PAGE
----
Postdoctoral Symposium

Gabriel Fries, M.S.c., Ph.D. 
Department of Psychiatry and Behavioral Sciences
Chair, Postdoctoral Symposium

Gabriel R. Fries, Ph.D., is an Assistant Professor in the Department of Psychiatry and Behavioral Sciences at UTHealth and a translational researcher in the field of biological psychiatry. His research focuses on the epigenetic and biochemical bases of mood disorders, with a particular interest in bipolar disorder and suicide. Fries received his Master’s degree and his Ph.D. in Biochemistry from the Federal University of Rio Grande do Sul, Brazil. He also completed a research fellowship at the Max Planck Institute of Psychiatry, in Germany, before joining the UTHealth Department of Psychiatry as a postdoctoral research fellow (2015-2018) and later as an Instructor (2018-2019). He has published over 120 peer-reviewed articles and received awards for his research work from multiple scientific societies, including the American College of Neuropsychopharmacology, the International Society for Bipolar Disorders, the Society of Biological Psychiatry, and the International College of Neuropsychopharmacology. Dr. Fries is currently funded as a Principal Investigator by the National Institute of Mental Health (NIMH), the Milken Institute, the American Foundation for Suicide Prevention, the McGovern Medical School, and the UTHealth Department of Psychiatry.

Elliot Murphy, Ph.D.
The Vivian L. Smith Department of Neurosurgery
“Meaning in the brain: Using intracranial recordings to map the neural basis of language”

Elliot Murphy, Ph.D., is a postdoctoral research fellow at the Vivian L. Smith Department of Neurosurgery at UTHealth. His research combines theoretical psycholinguistics with intracranial electrode recordings of language in patients undergoing seizure monitoring for medically refractory epilepsy, in an effort to explore the spatiotemporal dynamics of semantic and grammatical processing. His work combines recordings of local field potentials with direct cortical stimulation mapping to attribute causal power to mapped network nodes. He received two Masters degrees (MA, MSc) and his Ph.D. from the Department of Linguistics, University College London, and has published over 40 peer-reviewed articles and three books.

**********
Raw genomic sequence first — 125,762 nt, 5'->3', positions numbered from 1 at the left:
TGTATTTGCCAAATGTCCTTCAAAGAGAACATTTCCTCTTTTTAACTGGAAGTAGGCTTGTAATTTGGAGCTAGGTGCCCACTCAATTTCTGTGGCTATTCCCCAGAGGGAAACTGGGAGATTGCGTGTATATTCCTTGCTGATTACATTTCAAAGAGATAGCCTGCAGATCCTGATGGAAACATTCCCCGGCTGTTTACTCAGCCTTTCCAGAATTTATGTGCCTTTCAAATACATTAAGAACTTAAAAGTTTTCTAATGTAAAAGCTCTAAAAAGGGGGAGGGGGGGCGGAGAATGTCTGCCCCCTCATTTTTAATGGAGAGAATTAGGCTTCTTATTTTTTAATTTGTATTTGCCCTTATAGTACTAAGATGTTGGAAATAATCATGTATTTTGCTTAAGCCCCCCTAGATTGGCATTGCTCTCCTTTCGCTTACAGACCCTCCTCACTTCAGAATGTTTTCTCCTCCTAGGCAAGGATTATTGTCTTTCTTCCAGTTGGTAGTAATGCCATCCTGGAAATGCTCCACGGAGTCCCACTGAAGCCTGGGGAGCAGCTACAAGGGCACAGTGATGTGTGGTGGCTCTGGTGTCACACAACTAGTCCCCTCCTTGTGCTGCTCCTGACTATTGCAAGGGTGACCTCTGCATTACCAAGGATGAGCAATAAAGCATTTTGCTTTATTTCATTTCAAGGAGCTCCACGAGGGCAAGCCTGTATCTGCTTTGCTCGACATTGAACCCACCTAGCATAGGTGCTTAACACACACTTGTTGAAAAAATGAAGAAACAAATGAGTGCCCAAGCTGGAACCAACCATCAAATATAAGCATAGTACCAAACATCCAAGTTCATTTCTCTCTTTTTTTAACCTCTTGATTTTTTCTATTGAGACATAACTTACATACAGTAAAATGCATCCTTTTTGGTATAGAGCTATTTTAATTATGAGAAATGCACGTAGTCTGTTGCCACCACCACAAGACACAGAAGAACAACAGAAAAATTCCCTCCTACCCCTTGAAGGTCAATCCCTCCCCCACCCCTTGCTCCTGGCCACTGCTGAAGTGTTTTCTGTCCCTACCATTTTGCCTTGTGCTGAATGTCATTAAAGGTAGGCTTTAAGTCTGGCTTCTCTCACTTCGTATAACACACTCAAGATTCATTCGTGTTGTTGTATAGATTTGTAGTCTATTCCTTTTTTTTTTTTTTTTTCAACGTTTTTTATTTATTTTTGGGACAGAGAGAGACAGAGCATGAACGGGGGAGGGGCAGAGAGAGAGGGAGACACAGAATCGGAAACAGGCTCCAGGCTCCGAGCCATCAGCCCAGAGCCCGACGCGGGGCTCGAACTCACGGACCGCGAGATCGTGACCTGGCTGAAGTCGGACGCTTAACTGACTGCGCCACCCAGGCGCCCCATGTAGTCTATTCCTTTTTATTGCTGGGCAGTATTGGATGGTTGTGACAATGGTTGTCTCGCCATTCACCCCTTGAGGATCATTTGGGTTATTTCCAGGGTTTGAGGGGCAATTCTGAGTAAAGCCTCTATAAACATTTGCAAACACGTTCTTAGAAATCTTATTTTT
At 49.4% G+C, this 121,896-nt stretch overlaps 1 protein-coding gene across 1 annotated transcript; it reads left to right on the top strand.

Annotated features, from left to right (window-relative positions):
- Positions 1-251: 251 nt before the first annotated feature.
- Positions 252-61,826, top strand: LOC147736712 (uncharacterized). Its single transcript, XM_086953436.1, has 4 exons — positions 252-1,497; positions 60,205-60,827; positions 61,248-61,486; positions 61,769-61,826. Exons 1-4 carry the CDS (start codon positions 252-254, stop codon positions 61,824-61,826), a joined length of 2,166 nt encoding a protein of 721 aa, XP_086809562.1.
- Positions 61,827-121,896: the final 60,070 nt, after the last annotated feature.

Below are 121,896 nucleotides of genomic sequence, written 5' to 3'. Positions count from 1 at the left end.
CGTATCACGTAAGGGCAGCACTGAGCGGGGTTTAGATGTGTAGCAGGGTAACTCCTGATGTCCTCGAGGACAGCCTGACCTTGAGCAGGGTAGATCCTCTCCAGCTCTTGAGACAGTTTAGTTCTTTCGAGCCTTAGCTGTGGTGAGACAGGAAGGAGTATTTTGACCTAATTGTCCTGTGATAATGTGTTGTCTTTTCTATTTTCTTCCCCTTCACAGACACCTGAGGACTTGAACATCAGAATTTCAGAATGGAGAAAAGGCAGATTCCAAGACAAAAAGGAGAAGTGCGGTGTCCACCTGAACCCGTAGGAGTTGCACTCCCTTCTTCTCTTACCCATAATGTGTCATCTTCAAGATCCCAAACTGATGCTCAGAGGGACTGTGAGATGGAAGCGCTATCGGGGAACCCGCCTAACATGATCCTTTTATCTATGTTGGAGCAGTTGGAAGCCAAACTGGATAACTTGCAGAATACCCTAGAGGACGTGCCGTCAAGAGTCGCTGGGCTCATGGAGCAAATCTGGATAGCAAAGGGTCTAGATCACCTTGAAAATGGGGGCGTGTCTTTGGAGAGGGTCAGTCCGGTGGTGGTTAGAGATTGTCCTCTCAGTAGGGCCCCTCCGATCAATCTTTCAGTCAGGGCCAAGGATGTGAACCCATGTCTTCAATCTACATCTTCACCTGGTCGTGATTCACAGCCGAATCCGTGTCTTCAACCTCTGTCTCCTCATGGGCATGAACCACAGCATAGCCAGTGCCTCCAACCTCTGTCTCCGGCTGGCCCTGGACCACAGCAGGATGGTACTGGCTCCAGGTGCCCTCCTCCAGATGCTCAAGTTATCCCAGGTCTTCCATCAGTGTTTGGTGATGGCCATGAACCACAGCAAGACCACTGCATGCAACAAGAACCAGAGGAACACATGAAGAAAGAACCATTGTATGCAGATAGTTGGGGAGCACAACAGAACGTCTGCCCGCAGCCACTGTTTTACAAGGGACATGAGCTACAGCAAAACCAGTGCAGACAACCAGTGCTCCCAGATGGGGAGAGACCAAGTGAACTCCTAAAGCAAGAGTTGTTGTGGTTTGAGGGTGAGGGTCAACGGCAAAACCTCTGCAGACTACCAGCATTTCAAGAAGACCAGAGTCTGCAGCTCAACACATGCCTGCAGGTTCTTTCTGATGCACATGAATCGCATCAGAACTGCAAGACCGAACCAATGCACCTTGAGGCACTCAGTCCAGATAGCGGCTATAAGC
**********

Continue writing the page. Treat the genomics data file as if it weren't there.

Shantanu Guha, Ph.D.
Department of Microbiology and Molecular Genetics
“Development of novel antifungals against Candida based on an antifungal peptide produced by E. faecalis

Shantanu Guha, Ph.D., MPH, is a postdoctoral research fellow in the Department of Microbiology & Molecular Genetics at UTHealth. His research focuses on developing novel anti-infective agents against drug-resistant pathogenic fungi, with specific attention to Candida albicans. His work uses principles of drug development biochemistry, synthetic combinatorial chemistry, and pathogen microbiology to create novel therapeutic agents against fungal pathogens which are rapidly becoming resistant to clinically relevant antimicrobial agents. He received a Master’s in Public Health, focusing on Epidemiology, and a Ph.D. in Biomedical Sciences, focusing on Biochemistry from Tulane University in New Orleans, LA, and has published 9 peer-reviewed scientific articles and reviews in prestigious scientific journals with more in preparation.

Eunju Kim, Ph.D.
Department of Biochemistry and Molecular Biology
“Genetic and pharmacological dissection of the ROR receptors in circadian physiology

Eunju Kim, Ph. D., is a postdoctoral research fellow in the Department of Biochemistry and Molecular Biology at UTHealth Houston. Her research interest is to investigate how circadian timing regulates (patho)physiological processes such as metabolic disease, cancer, and aging, and how manipulation of the clock timer may be exploited for metabolism. Dr. Kim obtained her MS/Ph.D. in Nutritional Science at Ewha Woman’s University in Korea. Her thesis work focused on dietary molecules, combining both hardcore molecular/biochemical investigations and cutting-edge nutrigenomic/nutraceutical approaches, which led to more than a dozen publications, many of which she serves as the first author. Dr. Kim joined the Yoo/Chen labs in late 2019. Over the past three years, Dr. Kim made a number of interesting findings related to circadian rhythms in physiology and disease. Her circadian research has already led to nine research articles, including three as first author, and one review paper. In her most recent research published in Cell Death & Disease, she conducted an in-depth analysis of the functional effects and molecular mechanism related to a clock-targeting small molecule called nobiletin (NOB) against triple-negative breast cancer (TNBC). Her current projects are focused on novel circadian mouse models. Due to her impactful work, she was recently awarded the 3rd place Prize in the 2022 UTHealth Houston President’s Excellence in Postdoctoral Research Award.